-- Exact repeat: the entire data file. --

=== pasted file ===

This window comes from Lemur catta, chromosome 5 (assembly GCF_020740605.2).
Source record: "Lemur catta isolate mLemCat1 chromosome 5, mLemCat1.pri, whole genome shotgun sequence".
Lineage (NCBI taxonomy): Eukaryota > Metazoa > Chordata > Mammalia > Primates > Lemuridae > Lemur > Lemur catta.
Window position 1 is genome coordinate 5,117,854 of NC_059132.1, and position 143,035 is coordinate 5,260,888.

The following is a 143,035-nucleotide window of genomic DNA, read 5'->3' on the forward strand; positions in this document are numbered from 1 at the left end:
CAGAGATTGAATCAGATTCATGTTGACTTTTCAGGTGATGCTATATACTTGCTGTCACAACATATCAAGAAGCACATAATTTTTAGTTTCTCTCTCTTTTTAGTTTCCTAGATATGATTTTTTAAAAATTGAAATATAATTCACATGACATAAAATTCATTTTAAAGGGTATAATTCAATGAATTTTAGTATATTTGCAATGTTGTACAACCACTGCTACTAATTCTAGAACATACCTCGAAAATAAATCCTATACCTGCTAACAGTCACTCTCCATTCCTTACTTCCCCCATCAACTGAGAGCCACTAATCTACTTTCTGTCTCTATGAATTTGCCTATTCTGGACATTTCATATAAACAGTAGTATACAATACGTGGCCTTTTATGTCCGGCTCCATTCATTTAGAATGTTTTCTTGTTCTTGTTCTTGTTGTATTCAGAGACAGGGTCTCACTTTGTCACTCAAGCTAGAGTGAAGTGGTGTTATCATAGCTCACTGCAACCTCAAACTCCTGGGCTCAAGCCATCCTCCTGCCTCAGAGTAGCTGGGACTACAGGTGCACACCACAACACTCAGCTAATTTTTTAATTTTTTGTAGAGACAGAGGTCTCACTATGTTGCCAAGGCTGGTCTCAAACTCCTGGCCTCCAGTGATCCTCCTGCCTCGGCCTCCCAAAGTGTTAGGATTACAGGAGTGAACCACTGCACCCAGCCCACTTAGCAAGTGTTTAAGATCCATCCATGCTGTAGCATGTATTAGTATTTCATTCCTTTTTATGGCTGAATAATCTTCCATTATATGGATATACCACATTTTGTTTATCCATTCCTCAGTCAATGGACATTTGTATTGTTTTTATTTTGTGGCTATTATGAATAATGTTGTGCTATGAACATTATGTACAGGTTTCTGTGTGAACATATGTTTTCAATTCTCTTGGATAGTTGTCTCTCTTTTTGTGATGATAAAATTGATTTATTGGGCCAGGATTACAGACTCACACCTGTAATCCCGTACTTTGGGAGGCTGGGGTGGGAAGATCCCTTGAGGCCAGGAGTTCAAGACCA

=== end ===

This window comes from Lemur catta, chromosome 5 (assembly GCF_020740605.2).
Source record: "Lemur catta isolate mLemCat1 chromosome 5, mLemCat1.pri, whole genome shotgun sequence".
Lineage (NCBI taxonomy): Eukaryota > Metazoa > Chordata > Mammalia > Primates > Lemuridae > Lemur > Lemur catta.
Window position 1 is genome coordinate 5,117,854 of NC_059132.1, and position 143,035 is coordinate 5,260,888.

The following is a 143,035-nucleotide window of genomic DNA, read 5'->3' on the forward strand; positions in this document are numbered from 1 at the left end:
CAGAGATTGAATCAGATTCATGTTGACTTTTCAGGTGATGCTATATACTTGCTGTCACAACATATCAAGAAGCACATAATTTTTAGTTTCTCTCTCTTTTTAGTTTCCTAGATATGATTTTTTAAAAATTGAAATATAATTCACATGACATAAAATTCATTTTAAAGGGTATAATTCAATGAATTTTAGTATATTTGCAATGTTGTACAACCACTGCTACTAATTCTAGAACATACCTCGAAAATAAATCCTATACCTGCTAACAGTCACTCTCCATTCCTTACTTCCCCCATCAACTGAGAGCCACTAATCTACTTTCTGTCTCTATGAATTTGCCTATTCTGGACATTTCATATAAACAGTAGTATACAATACGTGGCCTTTTATGTCCGGCTCCATTCATTTAGAATGTTTTCTTGTTCTTGTTCTTGTTGTATTCAGAGACAGGGTCTCACTTTGTCACTCAAGCTAGAGTGAAGTGGTGTTATCATAGCTCACTGCAACCTCAAACTCCTGGGCTCAAGCCATCCTCCTGCCTCAGAGTAGCTGGGACTACAGGTGCACACCACAACACTCAGCTAATTTTTTAATTTTTTGTAGAGACAGAGGTCTCACTATGTTGCCAAGGCTGGTCTCAAACTCCTGGCCTCCAGTGATCCTCCTGCCTCGGCCTCCCAAAGTGTTAGGATTACAGGAGTGAACCACTGCACCCAGCCCACTTAGCAAGTGTTTAAGATCCATCCATGCTGTAGCATGTATTAGTATTTCATTCCTTTTTATGGCTGAATAATCTTCCATTATATGGATATACCACATTTTGTTTATCCATTCCTCAGTCAATGGACATTTGTATTGTTTTTATTTTGTGGCTATTATGAATAATGTTGTGCTATGAACATTATGTACAGGTTTCTGTGTGAACATATGTTTTCAATTCTCTTGGATAGTTGTCTCTCTTTTTGTGATGATAAAATTGATTTATTGGGCCAGGATTACAGACTCACACCTGTAATCCCGTACTTTGGGAGGCTGGGGTGGGAAGATCCCTTGAGGCCAGGAGTTCAAGACCA